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Philosophy 375

PHIL 375: Philosophy of Law

Prerequisite: 3 hours in Philosophy

Credit Hours: (3)

Examines the central historical and contemporary issues in the philosophy of law.  Includes an in-depth study of the central conceptual problems within philosophy of law today, the historical development of the concept of law in Western thought, and the unique issues that arise when the rule of law is envisioned on a planetary scale.

 

Detailed Description of Course

In the 20th and 21st centuries, philosophy of law has been widely discussed and debated in relation to positivist interpretations of law and varieties of traditional natural-law theory that have been reformulated in the light of contemporary thought.  The work of Benjamin Barber, Lon L. Fuller, Ronald Dworkin, H.L.A. Hart, Jürgen Habermas and others has generated a lively debate in contemporary philosophy and jurisprudence concerning the nature of law, how law is created, the role of the judiciary with respect to law, and the legitimacy of law. 

  1. The course begins with an overview of the historical roots and development of the philosophy of law in Western thought from its inception with Plato and Aristotle, to its development by the Roman Stoics, through the medieval versions of natural-law theory of St. Augustine and St. Thomas Aquinas, to the early modern social contract theories of Thomas Hobbes, John Locke, and Jean-Jacques Rousseau, to its dynamic formulation in the philosophy of Immanuel Kant.   After examining Kant’s philosophy of law as a watershed pointing toward contemporary thought, the course examines the philosophy of law implicit in the works of Karl Marx and the development of modern positivism in the thought of John Austin.
  2. The second portion of the course examines the basic issues of modern philosophy of law such as how law is to be understood, what kinds or categories of laws there are, and what the basic functions of law are. It examines various theories of the nature of law, issues concerning the relation of morality to law, and questions concerning the legitimacy of law and its relation to the use of force (such as police powers).
  3. The final third of the course examines the concept of "international law" and focuses on the issues generated by the idea of international law as contrasted with "global" or "world law." Since philosophy of law cannot be understood without the basic theories or categories of political philosophy, the course will include (especially in its first and third sections) philosophies of democracy, human rights, and the relation of law to these concepts as contrasted with law in non-democratic systems. These concepts of “democracy” and “human rights” are fundamental to contemporary debates concerning the rule of law on a planetary level.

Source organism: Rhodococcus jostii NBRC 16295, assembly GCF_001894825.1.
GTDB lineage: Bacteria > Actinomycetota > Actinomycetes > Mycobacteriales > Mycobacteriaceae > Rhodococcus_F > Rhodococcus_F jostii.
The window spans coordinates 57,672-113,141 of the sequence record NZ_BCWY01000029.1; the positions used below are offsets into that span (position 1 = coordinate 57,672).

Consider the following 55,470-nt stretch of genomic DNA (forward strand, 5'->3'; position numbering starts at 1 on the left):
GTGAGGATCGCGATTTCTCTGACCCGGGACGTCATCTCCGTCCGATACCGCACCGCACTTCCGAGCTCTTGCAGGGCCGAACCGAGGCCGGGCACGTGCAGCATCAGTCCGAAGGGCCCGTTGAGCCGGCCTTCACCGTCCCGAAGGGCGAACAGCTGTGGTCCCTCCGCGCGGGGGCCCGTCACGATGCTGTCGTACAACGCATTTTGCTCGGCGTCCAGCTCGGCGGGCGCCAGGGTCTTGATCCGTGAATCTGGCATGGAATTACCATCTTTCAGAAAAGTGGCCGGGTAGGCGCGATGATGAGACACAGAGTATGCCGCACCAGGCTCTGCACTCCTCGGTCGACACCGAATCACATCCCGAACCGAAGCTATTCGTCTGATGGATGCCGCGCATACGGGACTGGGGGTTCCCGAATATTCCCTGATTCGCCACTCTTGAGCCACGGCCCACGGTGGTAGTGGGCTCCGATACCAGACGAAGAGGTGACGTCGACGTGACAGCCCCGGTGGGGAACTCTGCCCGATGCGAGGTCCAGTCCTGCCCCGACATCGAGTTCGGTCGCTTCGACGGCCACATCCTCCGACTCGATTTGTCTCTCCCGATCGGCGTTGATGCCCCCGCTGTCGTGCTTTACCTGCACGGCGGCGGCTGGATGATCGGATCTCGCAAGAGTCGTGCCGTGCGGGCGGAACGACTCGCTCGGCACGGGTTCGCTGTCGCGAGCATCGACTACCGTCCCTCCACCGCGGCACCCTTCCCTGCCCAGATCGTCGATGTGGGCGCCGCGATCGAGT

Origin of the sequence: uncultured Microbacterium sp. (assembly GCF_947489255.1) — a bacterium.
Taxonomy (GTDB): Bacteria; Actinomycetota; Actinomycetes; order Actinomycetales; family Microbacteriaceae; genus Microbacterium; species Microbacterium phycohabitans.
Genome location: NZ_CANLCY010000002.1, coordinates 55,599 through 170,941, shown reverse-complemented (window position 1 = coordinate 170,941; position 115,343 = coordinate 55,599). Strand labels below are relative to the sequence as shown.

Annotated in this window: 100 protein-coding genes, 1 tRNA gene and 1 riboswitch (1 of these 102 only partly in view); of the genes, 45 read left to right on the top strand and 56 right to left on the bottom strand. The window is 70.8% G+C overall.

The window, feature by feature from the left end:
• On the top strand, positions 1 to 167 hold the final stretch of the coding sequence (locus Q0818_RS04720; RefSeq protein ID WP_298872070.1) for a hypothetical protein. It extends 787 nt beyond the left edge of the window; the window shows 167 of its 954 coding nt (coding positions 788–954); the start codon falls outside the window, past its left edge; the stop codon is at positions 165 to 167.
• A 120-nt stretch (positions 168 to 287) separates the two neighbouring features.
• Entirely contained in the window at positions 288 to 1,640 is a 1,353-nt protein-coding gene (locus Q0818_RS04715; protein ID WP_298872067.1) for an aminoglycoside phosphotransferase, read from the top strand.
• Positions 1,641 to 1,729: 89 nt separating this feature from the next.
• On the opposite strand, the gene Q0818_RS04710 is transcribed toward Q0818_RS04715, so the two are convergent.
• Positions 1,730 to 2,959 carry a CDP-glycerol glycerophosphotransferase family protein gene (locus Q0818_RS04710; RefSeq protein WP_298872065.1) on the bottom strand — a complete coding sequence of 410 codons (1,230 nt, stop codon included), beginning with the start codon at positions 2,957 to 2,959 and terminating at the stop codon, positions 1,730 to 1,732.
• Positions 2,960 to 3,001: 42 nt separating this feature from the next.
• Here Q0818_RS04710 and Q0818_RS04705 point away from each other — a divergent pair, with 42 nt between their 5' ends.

Detailed Description of Conduct of Course

The course will be conducted through a variety of teaching strategies such as lectures, discussions, power-point presentations, films, student papers involving research and/or analysis, and student presentations. Students may be required to present to the class an interpretation of a primary reading, lead a discussion providing insight and analysis of fundamental issues within the philosophy of law, or develop a research paper concerning some issue within the philosophy of law.

 

Goals and Objectives of the Course

Upon completion of the course students will be able to:

1)      Read and analyze primary and secondary texts in the philosophy of law.

2)  Show understanding of the major issues within the philosophy of law.

3)  Show understanding of the basic historical development of the philosophy of law within Western philosophy and jurisprudence.         

4)  Show basic understanding of issues surrounding democracy, human rights, and political processes within contemporary societies.

5)  Demonstrate improved ability to organize and communicate both abstract and concrete ideas in written papers and oral presentations.

6)  Show sharpened critical thinking, reasoning, and reading skills.

 

Assessment Measures

Grades may be assessed on the basis of written exams, class presentations, group projects, a research paper or papers, and participation (asking questions, summarizing the material, engaging with the issues under discussion, etc.). 

 

Other Course Information

None

 

Review and Approval

February, 2009